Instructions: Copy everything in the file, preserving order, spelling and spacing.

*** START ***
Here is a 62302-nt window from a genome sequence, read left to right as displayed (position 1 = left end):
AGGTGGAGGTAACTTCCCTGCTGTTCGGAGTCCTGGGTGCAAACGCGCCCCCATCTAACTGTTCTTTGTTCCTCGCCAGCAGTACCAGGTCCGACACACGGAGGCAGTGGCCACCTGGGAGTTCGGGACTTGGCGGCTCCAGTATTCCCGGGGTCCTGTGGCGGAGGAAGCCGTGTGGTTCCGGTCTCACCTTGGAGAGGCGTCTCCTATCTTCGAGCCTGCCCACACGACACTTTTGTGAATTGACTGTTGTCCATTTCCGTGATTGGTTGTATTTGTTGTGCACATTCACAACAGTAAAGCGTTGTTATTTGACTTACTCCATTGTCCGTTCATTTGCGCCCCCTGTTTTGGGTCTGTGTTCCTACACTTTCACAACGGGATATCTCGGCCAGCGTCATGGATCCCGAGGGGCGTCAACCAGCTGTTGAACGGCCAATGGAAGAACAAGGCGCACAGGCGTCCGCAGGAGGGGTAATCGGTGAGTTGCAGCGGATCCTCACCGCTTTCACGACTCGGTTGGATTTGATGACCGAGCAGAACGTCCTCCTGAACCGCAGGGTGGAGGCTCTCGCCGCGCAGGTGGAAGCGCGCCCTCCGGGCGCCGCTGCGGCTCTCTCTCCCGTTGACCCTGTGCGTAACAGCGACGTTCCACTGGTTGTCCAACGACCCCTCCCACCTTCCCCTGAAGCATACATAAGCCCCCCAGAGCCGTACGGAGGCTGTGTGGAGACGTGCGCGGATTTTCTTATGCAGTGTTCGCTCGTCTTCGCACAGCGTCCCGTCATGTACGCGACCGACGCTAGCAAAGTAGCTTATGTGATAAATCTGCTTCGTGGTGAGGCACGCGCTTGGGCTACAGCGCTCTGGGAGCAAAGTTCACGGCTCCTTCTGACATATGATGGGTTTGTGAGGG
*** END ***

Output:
Here is a 62302-nt window from a genome sequence, read left to right as displayed (position 1 = left end):
AGGTGGAGGTAACTTCCCTGCTGTTCGGAGTCCTGGGTGCAAACGCGCCCCCATCTAACTGTTCTTTGTTCCTCGCCAGCAGTACCAGGTCCGACACACGGAGGCAGTGGCCACCTGGGAGTTCGGGACTTGGCGGCTCCAGTATTCCCGGGGTCCTGTGGCGGAGGAAGCCGTGTGGTTCCGGTCTCACCTTGGAGAGGCGTCTCCTATCTTCGAGCCTGCCCACACGACACTTTTGTGAATTGACTGTTGTCCATTTCCGTGATTGGTTGTATTTGTTGTGCACATTCACAACAGTAAAGCGTTGTTATTTGACTTACTCCATTGTCCGTTCATTTGCGCCCCCTGTTTTGGGTCTGTGTTCCTACACTTTCACAACGGGATATCTCGGCCAGCGTCATGGATCCCGAGGGGCGTCAACCAGCTGTTGAACGGCCAATGGAAGAACAAGGCGCACAGGCGTCCGCAGGAGGGGTAATCGGTGAGTTGCAGCGGATCCTCACCGCTTTCACGACTCGGTTGGATTTGATGACCGAGCAGAACGTCCTCCTGAACCGCAGGGTGGAGGCTCTCGCCGCGCAGGTGGAAGCGCGCCCTCCGGGCGCCGCTGCGGCTCTCTCTCCCGTTGACCCTGTGCGTAACAGCGACGTTCCACTGGTTGTCCAACGACCCCTCCCACCTTCCCCTGAAGCATACATAAGCCCCCCAGAGCCGTACGGAGGCTGTGTGGAGACGTGCGCGGATTTTCTTATGCAGTGTTCGCTCGTCTTCGCACAGCGTCCCGTCATGTACGCGACCGACGCTAGCAAAGTAGCTTATGTGATAAATCTGCTTCGTGGTGAGGCACGCGCTTGGGCTACAGCGCTCTGGGAGCAAAGTTCACGGCTCCTTCTGACATATGATGGGTTTGTGAGGG